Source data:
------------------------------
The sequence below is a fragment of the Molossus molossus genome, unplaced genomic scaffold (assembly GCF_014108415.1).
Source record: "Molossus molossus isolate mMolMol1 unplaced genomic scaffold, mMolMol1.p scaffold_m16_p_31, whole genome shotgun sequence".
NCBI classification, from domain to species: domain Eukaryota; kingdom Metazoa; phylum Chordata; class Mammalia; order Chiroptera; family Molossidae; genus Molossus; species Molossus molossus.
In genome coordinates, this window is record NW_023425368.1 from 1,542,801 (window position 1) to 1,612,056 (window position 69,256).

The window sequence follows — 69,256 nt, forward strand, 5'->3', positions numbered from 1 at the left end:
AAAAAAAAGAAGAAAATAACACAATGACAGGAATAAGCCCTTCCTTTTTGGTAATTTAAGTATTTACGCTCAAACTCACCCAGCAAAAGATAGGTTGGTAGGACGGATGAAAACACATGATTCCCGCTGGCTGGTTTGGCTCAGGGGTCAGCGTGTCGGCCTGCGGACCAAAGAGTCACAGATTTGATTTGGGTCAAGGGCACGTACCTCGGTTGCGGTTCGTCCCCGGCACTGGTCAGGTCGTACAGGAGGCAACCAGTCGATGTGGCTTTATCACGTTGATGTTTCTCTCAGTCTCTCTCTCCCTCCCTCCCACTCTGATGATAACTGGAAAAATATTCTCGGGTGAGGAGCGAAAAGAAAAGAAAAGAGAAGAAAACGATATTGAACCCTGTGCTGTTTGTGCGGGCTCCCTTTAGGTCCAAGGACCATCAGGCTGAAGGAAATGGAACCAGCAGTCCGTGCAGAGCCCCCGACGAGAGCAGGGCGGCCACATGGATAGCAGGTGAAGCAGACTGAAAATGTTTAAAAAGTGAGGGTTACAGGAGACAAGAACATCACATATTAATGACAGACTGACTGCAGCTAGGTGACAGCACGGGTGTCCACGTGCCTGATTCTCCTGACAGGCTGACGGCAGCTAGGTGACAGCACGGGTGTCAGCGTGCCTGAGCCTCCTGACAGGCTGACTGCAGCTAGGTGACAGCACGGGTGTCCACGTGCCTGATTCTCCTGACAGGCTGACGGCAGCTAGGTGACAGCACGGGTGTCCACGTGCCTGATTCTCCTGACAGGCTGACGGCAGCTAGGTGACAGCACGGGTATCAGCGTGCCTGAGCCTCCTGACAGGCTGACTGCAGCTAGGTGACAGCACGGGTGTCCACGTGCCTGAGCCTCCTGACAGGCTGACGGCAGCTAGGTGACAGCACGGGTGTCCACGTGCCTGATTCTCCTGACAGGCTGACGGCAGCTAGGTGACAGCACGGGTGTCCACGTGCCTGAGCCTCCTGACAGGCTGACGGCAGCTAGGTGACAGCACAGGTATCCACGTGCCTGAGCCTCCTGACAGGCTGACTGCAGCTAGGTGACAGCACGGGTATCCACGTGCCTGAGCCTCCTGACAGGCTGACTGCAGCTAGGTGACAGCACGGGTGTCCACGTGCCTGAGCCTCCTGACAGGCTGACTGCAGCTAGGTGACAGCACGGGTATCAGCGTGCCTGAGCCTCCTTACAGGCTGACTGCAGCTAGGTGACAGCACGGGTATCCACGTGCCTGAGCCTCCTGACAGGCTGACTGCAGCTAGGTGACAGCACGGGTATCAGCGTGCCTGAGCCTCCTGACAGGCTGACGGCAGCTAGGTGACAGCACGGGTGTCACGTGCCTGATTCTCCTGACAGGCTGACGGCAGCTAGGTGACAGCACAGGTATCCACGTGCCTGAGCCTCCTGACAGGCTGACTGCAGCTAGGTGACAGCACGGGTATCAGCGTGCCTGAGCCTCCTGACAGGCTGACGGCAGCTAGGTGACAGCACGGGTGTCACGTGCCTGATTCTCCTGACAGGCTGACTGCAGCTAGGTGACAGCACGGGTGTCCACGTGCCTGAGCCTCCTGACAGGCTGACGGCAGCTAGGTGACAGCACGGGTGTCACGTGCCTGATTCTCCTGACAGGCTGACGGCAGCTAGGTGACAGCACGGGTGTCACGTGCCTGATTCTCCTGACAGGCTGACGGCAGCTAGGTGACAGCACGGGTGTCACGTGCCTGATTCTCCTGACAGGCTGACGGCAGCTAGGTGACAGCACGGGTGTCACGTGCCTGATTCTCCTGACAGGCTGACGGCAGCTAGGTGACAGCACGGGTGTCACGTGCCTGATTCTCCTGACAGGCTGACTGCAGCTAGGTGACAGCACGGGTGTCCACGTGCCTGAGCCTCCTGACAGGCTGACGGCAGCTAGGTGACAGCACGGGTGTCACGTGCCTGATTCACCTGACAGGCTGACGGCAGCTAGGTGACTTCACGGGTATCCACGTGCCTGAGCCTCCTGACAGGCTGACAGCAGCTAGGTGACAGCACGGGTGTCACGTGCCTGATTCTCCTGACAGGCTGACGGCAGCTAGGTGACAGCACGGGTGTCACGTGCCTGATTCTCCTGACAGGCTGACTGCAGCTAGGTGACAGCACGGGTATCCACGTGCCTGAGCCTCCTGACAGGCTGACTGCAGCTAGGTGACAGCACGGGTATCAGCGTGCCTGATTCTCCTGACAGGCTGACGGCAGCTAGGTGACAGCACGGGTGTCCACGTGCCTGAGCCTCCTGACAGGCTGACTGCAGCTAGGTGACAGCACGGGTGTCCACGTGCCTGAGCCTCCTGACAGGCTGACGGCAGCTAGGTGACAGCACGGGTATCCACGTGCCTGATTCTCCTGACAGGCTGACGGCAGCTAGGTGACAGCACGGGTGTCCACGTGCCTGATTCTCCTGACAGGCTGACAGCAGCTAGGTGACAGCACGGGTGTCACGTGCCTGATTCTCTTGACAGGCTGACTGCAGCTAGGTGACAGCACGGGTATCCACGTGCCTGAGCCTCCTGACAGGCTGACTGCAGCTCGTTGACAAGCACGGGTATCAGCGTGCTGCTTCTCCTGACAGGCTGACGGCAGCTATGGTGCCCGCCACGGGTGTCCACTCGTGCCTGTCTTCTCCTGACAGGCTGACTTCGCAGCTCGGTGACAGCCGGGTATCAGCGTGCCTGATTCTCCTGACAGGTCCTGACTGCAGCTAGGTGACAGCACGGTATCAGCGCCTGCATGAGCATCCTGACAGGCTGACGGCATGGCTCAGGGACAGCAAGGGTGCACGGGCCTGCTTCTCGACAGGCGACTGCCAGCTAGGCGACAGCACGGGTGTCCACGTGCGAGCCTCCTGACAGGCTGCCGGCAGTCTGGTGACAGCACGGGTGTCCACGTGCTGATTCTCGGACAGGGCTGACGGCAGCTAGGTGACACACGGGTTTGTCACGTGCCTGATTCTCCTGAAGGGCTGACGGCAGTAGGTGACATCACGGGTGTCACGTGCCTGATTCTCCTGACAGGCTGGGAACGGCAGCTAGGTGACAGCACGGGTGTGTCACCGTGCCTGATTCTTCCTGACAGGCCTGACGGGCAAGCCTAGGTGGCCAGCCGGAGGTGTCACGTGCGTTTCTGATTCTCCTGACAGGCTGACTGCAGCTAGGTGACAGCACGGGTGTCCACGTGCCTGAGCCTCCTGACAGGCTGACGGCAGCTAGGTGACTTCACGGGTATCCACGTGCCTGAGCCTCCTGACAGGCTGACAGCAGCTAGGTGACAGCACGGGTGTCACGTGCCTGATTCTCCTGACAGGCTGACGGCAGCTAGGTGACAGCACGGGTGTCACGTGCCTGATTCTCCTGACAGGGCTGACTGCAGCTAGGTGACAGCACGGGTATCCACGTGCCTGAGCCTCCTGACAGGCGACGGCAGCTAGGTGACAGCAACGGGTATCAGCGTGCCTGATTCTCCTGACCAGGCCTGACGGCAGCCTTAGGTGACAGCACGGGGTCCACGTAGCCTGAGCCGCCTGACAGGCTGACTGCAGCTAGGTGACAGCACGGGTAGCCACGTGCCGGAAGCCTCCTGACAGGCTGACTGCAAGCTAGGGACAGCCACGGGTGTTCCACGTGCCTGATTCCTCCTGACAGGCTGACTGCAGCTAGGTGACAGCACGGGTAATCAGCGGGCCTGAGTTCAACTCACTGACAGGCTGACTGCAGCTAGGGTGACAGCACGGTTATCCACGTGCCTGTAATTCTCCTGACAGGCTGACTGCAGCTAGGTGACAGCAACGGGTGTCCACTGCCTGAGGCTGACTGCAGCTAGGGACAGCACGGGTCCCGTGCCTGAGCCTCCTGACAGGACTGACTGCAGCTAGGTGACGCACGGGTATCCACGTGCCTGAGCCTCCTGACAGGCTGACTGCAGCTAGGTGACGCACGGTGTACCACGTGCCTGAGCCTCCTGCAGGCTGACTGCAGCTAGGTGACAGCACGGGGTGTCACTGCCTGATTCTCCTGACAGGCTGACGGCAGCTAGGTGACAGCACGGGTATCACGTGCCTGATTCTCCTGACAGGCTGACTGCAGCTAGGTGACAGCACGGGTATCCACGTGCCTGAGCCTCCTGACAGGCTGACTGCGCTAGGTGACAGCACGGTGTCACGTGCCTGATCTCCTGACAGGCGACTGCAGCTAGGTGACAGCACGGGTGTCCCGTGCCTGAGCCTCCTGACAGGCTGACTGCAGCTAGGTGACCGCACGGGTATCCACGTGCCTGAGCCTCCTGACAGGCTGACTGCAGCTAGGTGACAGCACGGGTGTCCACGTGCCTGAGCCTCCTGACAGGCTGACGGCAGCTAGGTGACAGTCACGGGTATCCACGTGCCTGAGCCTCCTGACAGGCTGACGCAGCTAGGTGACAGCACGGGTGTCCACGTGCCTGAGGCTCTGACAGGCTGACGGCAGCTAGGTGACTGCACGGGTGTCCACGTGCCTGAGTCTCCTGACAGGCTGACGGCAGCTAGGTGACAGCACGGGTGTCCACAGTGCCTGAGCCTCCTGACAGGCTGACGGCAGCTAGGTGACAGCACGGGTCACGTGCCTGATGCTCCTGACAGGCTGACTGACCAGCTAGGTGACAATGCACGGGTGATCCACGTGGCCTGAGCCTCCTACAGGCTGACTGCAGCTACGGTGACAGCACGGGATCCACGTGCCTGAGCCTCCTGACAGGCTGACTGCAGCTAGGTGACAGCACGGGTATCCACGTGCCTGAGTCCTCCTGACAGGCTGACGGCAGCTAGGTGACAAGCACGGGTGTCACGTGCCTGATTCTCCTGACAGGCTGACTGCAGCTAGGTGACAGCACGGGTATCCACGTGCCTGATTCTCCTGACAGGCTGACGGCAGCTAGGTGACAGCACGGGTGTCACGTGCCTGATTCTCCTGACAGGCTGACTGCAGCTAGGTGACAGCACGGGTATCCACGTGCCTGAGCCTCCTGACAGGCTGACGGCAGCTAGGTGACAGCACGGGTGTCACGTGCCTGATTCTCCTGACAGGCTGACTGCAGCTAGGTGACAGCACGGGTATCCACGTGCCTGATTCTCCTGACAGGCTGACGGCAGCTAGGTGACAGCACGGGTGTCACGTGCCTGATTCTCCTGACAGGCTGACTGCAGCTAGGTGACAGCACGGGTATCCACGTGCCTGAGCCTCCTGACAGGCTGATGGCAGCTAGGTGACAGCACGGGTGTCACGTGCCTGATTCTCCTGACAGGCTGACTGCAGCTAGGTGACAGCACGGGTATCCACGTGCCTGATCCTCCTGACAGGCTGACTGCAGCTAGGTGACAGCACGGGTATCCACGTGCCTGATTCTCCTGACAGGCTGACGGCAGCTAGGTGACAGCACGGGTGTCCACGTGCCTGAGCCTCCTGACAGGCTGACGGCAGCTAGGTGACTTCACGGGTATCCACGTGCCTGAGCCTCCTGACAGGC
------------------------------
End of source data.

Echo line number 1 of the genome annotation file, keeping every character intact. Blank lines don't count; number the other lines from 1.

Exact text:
The sequence below is a fragment of the Molossus molossus genome, unplaced genomic scaffold (assembly GCF_014108415.1).